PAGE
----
It marked the first time a person being interviewed on TUTV-Temple University Television was weightless.
American astronauts Mike Hopkins and Rick Mastracchio, as well as Japanese astronaut Koichi Wakata fielded questions from Temple students representing the College of Engineering and the School of Media and Communication, during a live interview from the International Space Station as it orbited 250 miles above the Indian Ocean Feb. 27, 2014.
The conversation on TUTV Presents: Space Station Live touched on the mental and physical preparation behind a space walk and some of the new technology that is being tested on the ISS.
The experience was thrilling for everyone involved, as witnessed by the whooping cheer that went up in Kal and Lucille Rudman Media Production Center as soon as program concluded.
“It was the craziest thing I’ve ever done,” said junior media studies and production major Karina Cheung, who co-anchored the show with fellow MSP major Nick Lucier, a senior. “I’ve anchored before, but to actually talk to people who are in space just floating there and passing the mic, which is doing flips and floating through the air, was an amazing experience.”
Cheung admitted that the only things she had, previously, learned about space have come from The Big Bang Theory. So, she put a lot of her energy into research about the ISS before the LIVE broadcast.
“Luckily, my co-anchor was a space nut, so he knew a lot. The hardest thing for me while I was researching was to try to comprehend all of the terms that they use, like ‘remote robotic oxidizer,’” she said. “I knew I had to wrap my brain around the vocabulary well enough to be able to explain it in a different way that everyone can understand.”
(A remote robotic oxidizer is a piece of technology that would allow satellites to be refueled by robots, keeping humans safely away from what can be a hazardous operation.)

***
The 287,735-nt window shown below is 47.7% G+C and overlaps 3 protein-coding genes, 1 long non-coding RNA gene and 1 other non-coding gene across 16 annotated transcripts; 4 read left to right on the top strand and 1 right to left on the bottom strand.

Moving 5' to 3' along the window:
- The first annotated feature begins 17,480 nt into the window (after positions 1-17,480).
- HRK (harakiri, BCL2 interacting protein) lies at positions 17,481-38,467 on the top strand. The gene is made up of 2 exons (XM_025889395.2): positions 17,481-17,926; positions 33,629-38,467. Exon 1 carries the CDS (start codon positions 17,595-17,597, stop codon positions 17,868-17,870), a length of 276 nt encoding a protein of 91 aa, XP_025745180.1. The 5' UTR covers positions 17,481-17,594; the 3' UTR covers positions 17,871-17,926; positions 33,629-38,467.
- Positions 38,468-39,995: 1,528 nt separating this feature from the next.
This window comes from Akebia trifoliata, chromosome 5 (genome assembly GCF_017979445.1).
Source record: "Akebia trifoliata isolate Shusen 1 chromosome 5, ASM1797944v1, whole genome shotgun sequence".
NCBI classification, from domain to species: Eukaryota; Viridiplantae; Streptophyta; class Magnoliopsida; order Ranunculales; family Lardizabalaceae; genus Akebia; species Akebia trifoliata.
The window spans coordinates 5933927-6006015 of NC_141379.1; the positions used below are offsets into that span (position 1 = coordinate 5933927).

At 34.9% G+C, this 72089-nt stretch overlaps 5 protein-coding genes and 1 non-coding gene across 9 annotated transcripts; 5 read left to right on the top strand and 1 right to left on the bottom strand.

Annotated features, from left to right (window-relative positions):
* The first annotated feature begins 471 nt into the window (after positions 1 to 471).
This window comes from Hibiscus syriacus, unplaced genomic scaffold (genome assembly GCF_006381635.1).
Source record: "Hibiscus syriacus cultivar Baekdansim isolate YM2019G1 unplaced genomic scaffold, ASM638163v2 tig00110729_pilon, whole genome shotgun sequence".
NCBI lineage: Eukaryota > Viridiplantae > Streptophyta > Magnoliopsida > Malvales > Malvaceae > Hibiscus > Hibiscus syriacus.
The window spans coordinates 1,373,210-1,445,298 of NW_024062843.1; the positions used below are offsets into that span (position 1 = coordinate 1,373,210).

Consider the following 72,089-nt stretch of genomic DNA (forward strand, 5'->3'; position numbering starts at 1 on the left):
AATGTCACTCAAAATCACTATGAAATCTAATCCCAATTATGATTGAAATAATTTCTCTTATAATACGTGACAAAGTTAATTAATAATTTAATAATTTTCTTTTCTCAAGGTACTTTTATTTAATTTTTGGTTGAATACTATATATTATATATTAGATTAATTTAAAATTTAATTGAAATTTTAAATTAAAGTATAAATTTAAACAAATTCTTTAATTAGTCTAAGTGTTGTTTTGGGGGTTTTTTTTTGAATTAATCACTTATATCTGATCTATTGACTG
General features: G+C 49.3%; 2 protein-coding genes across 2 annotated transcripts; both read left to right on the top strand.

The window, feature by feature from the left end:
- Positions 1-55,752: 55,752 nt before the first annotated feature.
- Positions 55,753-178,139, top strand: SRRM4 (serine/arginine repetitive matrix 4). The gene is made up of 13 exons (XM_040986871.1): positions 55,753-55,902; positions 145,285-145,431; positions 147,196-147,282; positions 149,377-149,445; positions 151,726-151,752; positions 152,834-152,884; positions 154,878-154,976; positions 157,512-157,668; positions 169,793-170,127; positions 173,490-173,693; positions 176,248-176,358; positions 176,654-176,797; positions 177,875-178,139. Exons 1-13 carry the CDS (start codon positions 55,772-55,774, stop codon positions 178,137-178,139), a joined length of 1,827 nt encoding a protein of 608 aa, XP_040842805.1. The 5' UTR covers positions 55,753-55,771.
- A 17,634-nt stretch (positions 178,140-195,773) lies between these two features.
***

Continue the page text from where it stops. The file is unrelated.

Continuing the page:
The College of Engineering students who participated are a part of Associate Professor John Helferty’s Student Space Exploration and Environmental Systems Laboratory, a program funded by NASA.
“We’ve worked with the student space lab for over 20 years here and the experience to have students actually talk to astronauts on the space station is the ultimate,” Helferty said following the broadcast, still buzzing from the experience. “For them, the important thing that is that they can see the benefits of working in a lab like this. We’re training engineers to do the science and the engineering to give the astronauts the ability to do what they do.”
Caley Roberson, a senior mechanical engineering major, works with a 3-D printer at the College of Engineering and asked the astronauts about the one the space station will soon have.
“I was curious about some of the issues that they’re going to have with a zero-gravity 3-D printer and how it’s going to help expedite research and projects that they’re going to be doing on the International Space Station,” she said. “If [our printer is] not kept at a continuous temperature, parts of it can get colder and contract before the rest of an item is printed, so it can create some issues with stress concentration. I was wondering what that’s going to be like up there.”
The astronauts weren’t really sure.
“It’s interesting to know that they’re going to send it up there and they’ll learn by testing out what the problems are,” Roberson said. “It’s nice to know that even NASA learns by experience.”
Like the TUTV crew, it’s an experience Roberson won’t soon forget.
“I thought I was nervous for my senior design presentation! This was just a totally different level,” she said. “You only get one shot. How often do you get to talk to someone who’s not even on this planet?”
Helferty said the opportunity to speak with astronauts would be like a basketball fan meeting Michael Jordan. “For engineering students, it’s astronauts who are our idols. The lifestyle that they lead, the work that they do, it’s only positive. They’re great role models.”
Covering all of Temple’s majors
Programming like TUTV Presents: Space Station Live is made possible by a generous grant from the Kal and Lucille Rudman Foundation, said Paul Gluck, associate professor of media studies and production and general manager of TUTV.
“At TUTV, we think that, given the growing educational and professional emphasis on science, technology, engineering and mathematics, it’s is a part of our core mission to produce and present the kind of programming can help us better understand the world around us and the worlds we’ve yet to explore,” Gluck said.
TUTV is planning to air the ISS interview as part of a larger special about space exploration in mid-March. TUTV can be seen on cable within Philadelphia on Comcast channel 50 and Verizon channel 45 or online at templetv.net.
- Jeff Cronin, SMC Communications
Watch TUTV Presents: Space Station Live here: